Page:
It's been about a week since I've said this, but mixed-to-poor economic data did in the S&P 500 (SNPINDEX:^GSPC) today, and backed the broad-based index away from hitting a third consecutive all-time high.

The primary culprit was the weekly initial jobless claims report, which gained 16,000 to a seasonally adjusted 326,000 -- a bit higher than economists had predicted. Let's not kid ourselves that predicting the weekly vacillations in initial jobless claims is anything but science and winds up as nothing more than a glorified guess. Therefore, today's miss isn't all too concerning. However, investors would prefer that weekly initial jobless claims never rise, as it could signal more people are having difficulty finding work. I'd note that any seasonally adjusted figure below 350,000 would likely support the slow expansion of the labor force and a reduction in the unemployment rate, but today's move upwards was clearly viewed as unwelcome.

Also, the U.S. trade balance for February ran to a deficit of $42.3 billion compared to a deficit of $39.3 billion in January. A higher deficit could signal weakness in demand for American goods overseas, which hurts both domestic manufacturers and the overall economic recovery within the U.S.

If there was one partial bright spot, it was the ISM Services reading for March of 53.1, which rose notably from the 51.6 reported in February. Any reading above 50 signals expansion in the services sector, and this rebound likely coincides with better weather across much of the U.S. last month.

By day's end, though, the S&P couldn't make it three times the charm, and fell by 2.13 points (-0.11%), to close at 1,888.77.

Tank facility, Uinta Basin, Source: Anadarko Petroleum.

Despite the index pushing to the downside, oil and gas exploration and production giant Anadarko Petroleum (NYSE:APC) advanced 14.5% after announcing this afternoon that it and its Kerr-McGee subsidiary had settled a nearly $21 billion lawsuit brought against it by Tronox (NYSE:TROX) for legacy environmental clean-up costs totaling $5.15 billion. Although this represents the biggest environmental bankruptcy settlement on record, it's going to actually result in a $550 million net tax benefit for Anadarko. With this ongoing gray cloud finally pushed into the rearview mirror (and for less than expected), Anadarko shareholders are clearly pleased. While I would be, as well, if I were a shareholder, Anadarko's forward P/E of 18 following today's run higher, coupled with its less than 1% yield, makes it an easily forgettable company in the oil space with regard to investable potential.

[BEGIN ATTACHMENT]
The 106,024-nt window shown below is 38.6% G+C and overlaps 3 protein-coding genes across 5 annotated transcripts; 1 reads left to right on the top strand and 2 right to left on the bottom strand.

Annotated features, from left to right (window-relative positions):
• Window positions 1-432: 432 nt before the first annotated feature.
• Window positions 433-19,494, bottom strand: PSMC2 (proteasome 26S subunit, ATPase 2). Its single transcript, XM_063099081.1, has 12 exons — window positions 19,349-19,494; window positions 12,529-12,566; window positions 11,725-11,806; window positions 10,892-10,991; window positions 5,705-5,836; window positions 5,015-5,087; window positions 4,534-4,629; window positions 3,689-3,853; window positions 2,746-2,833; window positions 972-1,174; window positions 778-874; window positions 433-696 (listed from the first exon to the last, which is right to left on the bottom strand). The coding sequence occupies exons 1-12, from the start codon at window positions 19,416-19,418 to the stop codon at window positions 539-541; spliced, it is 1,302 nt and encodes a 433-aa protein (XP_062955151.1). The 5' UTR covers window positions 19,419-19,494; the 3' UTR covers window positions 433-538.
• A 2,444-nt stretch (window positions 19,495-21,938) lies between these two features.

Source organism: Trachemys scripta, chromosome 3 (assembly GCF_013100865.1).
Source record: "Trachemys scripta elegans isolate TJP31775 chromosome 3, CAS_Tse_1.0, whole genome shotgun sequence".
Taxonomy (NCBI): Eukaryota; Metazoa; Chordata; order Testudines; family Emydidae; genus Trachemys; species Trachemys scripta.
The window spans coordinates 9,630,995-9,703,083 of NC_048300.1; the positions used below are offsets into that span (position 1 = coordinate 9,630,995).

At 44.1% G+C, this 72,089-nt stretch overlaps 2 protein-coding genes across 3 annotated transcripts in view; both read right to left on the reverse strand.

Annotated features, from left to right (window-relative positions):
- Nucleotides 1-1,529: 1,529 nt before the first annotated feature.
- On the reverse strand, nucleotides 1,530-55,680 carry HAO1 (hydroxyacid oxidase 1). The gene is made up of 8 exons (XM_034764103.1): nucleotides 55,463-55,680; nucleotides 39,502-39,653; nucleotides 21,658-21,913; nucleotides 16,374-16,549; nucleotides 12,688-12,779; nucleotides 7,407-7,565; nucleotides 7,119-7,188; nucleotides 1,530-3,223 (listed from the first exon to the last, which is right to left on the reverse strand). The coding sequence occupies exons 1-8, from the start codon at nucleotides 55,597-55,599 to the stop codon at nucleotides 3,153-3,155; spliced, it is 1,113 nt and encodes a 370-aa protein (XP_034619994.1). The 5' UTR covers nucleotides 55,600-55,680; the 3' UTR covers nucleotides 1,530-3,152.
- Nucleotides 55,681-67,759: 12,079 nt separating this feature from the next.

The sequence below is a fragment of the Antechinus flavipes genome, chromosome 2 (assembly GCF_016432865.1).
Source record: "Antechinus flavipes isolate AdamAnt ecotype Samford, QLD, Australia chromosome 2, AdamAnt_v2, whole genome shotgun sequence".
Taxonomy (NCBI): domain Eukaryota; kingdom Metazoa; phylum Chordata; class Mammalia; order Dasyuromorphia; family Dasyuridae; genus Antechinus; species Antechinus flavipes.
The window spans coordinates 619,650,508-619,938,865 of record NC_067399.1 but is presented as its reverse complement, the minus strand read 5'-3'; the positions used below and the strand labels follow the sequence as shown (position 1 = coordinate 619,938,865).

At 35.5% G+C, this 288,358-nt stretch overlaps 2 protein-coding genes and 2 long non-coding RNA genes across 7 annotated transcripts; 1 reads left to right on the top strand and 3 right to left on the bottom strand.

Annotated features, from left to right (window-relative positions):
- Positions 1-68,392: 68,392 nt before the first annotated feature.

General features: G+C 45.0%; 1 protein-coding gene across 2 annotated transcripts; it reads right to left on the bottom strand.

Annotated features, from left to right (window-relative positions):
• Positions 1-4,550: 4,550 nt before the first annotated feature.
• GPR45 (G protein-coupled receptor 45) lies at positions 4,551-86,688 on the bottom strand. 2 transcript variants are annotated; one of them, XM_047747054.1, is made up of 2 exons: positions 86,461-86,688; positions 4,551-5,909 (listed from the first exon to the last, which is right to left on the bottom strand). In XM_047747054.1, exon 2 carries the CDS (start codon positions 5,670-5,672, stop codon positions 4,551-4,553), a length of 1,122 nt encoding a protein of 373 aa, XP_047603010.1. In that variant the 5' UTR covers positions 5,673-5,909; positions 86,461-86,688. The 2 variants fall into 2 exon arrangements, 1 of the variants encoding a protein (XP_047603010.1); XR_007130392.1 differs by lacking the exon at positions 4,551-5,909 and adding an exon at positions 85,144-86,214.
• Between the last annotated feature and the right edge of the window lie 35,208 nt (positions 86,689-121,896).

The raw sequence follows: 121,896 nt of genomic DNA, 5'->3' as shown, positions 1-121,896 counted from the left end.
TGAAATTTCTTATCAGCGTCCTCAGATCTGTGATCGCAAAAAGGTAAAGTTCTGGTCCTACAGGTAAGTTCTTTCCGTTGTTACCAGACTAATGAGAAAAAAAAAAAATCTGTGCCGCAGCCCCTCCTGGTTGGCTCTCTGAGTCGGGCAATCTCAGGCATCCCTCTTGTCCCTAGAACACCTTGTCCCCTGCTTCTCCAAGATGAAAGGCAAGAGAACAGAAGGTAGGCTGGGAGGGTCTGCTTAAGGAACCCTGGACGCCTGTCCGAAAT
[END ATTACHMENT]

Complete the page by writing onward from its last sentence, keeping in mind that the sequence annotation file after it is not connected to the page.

Sticking within the energy sector, Gastar Exploration (NYSEMKT:GST) rose 4.5% after hosting an analyst meeting yesterday that highlighted its Marcellus Shale and Utica shale drilling strategy for existing and undrilled locations. Gastar outlined its plans for more than 400 net Hunton oil play drilling locations, and updated its net resource recovery in the Marcellus Shale to be approximately 700 bcfe of natural gas. In response to this meeting, research firm MLV & Co. boosted its price target on Gastar to $8.50 from $6.50, and reiterated its "buy" rating on the stock. Considering that Gastar is valued at just nine times forward earnings, the stock does appear inexpensive, but I would also like to see it make a concerted effort to work down its $313 million in debt further.

Finally, specialty chemicals manufacturer for the industrial and consumer sectors, RPM International (NYSE:RPM), gained 4.7% after reporting record third-quarter results before the opening bell. Despite weaker weather, which hampered sales growth, net sales still improved 2.3%, to $863.4 million, as net income expanded to a record $16.2 million, or $0.12 per share, reversing a year-ago loss of $42.4 million. Overall, EPS topped Wall Street's expectations by $0.03 per share, while revenue was about $14 million shy of estimates. Most importantly, it boosted its EPS guidance for the full year to a new range of $2.10-$2.15 from prior guidance of $2.05-$2.10, which RPM attributed to better industrial leverage across Europe and throughout U.S. construction markets. RPM has 40 consecutive dividend increases under its belt, and it's geographically and vertically diversified; I still view the company as still having good upside potential over the long run.